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Regulators Call Scam on 9/11 Heroes and Ex-NFL Players

Denouncing a “simply shameful” scam, New York’s attorney general and federal regulators accused a New Jersey-based company of conning World Trade Center first responders and ex-National Football League players suffering from brain injuries.

MANHATTAN (CN) — World Trade Center first responders and ex-National Football League players suffering brain injuries fell victim to a “simply shameful” scam promising them quick money, New York Attorney General Eric Schneiderman said on Tuesday.

Joining forces with the Consumer Financial Protection Bureau, Schneiderman cried foul in a federal lawsuit against the New Jersey-based company RD Legal, which offered advanced payments to 9/11 heroes and others struggling with their medical bills.

Police officers, firefighters, paramedics and other first responders received life-saving, if belated, medical care owing to the passage of the James Zadroga 9/11 Health and Compensation Act of 2010.

Providing billions in relief for New York’s Bravest, the legislation’s application requirements left some 9/11 survivors vulnerable to RD Legal’s promises to help them “cut through the red tape.”

The lawsuit, filed in the Southern District of New York, claims that the company’s fee sliced substantially into what victims collected.

“For example, one consumer was awarded $65,000 from the Zadroga Fund,” the 23-page complaint states. “While she waited for her full payment from the Fund, RD advanced her $18,590. When her award payment from the Fund arrived six months later, she repaid $33,800 to RD.”

The company, founded by attorney Roni Dersovitz, also promised to speed up the process through which ex-NFL players could collect a 2015 settlement of at least $900 million approved against the league in the Eastern District of Pennsylvania federal court.

The deal would provide up to $5 million per retired player for such neurodegenerative diseases as chronic traumatic encephalopathy, Alzheimer’s or Parkinson’s disease.

Schneiderman said that RD Legal lied about the terms of the deal, the timeline for receiving money and its ability to facilitate the application process.

“RD Legal used deceptive tactics to charge unlawfully high interest rates for advances on settlement and compensation funds, allowing them to profit off the backs of these unsuspecting individuals,” he said.

According to the lawsuit, those rates violated New York usury law.

“Given the often short time from the advance of the funds to the payment of awards, RD’s transactions cost consumers amounts that are equivalent in some cases to rates over 250 percent,” the lawsuit states.

CFPB Director Richard Cordray also did not mince words about the company’s alleged conduct.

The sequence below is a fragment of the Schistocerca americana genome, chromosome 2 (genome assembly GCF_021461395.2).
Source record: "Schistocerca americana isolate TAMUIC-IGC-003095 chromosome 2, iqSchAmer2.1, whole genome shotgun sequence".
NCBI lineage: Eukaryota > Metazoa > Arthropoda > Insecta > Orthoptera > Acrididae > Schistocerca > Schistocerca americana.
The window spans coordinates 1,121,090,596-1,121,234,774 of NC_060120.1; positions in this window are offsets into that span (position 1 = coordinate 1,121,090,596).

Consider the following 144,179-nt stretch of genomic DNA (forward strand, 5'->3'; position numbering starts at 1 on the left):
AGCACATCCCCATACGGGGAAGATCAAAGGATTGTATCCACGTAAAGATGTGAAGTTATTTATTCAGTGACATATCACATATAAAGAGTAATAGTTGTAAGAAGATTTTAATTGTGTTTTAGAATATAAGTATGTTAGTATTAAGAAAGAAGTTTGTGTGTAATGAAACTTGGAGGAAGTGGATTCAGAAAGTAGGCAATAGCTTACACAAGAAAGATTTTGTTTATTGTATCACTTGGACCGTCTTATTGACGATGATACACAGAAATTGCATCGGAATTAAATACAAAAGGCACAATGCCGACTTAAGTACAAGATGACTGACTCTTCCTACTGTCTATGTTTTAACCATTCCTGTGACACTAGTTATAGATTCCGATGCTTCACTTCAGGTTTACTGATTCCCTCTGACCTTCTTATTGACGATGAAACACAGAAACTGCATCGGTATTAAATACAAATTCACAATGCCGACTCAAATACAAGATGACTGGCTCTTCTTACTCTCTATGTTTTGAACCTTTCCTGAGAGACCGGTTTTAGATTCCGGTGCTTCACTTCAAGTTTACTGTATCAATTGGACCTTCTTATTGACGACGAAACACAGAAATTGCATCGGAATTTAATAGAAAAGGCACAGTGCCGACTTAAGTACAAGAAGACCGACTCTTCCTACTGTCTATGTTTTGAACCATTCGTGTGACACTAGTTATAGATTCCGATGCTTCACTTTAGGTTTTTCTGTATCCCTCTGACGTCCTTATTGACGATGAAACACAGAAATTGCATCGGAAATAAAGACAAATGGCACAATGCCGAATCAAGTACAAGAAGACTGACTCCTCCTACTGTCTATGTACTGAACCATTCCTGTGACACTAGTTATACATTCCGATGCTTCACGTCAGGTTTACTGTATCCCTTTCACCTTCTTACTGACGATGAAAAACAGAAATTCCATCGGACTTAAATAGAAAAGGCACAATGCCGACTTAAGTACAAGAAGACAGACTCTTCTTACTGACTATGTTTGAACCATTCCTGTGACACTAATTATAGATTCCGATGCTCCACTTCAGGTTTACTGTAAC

“It is unconscionable that RD Legal scammed 9/11 heroes and NFL concussion victims out of millions of dollars,” he said in a statement.

Created under the Dodd-Frank Act, the CFPB owes its existence to legislation under assault by President Donald Trump’s administration; Trump recently signed an executive order gutting two major Wall Street regulations.

Abandoning his populist rhetoric from the campaign trail, Trump has spent much of his presidency cozying up to the big bank executives he once railed against.

One of those men is JP Morgan CEO Jamie Dimon, whom Trump told reporters has been advising him on scaling back Dodd-Frank.

"There is nobody better to tell me about Dodd-Frank than Jamie," Trump told Business Insider in an interview. "So he has to tell me about it, but we expect to be cutting a lot from Dodd-Frank because I have so many people, friends of mine, that have nice businesses, and they can't borrow money.”

Now pulling favors for those Wall Street friends, Trump’s antagonism toward the CFPB has the agency fighting for its life.

In October, a divided D.C. Circuit found the bureau’s structure unconstitutional, and the agency has appealed that decision before an en banc court.

Though former President Barack Obama’s legal team strongly defended the CFPB, observers doubt that Trump’s lawyers will follow suit.

On Jan. 23, Schneiderman was one of 16 attorneys general who cited the Trump administration’s hostility toward the bureau as a reason why they should be allowed to intervene in the case.

“As president-elect, Donald Trump has expressed strong opposition to the Dodd-Frank reforms,” their friend-of-the-court brief said. “According to numerous media accounts, the Trump administration is planning to fire and replace the current director as soon as possible and take other steps that could directly impact how, and whether, this litigation proceeds.”

Blasting the allegations as "outrageous and without merit," RD Legal's attorney David Willingham noted that the company preemptively sued the regulators last month, describing their action as an "inappropriate overreach of their legal authority."

"The claims made today by the CFPB and NYAG misunderstand and falsely characterize clear documents with those parties as 'loans,' and falsely state that RDLF is 'scamming' the affected parties when it did nothing more than provide immediate liquidity – in the form of an arm’s-length transaction – to people who voluntarily sought the benefits of early funding," Willingham said in an email.

The CPFB did not immediately respond to requests for comment.

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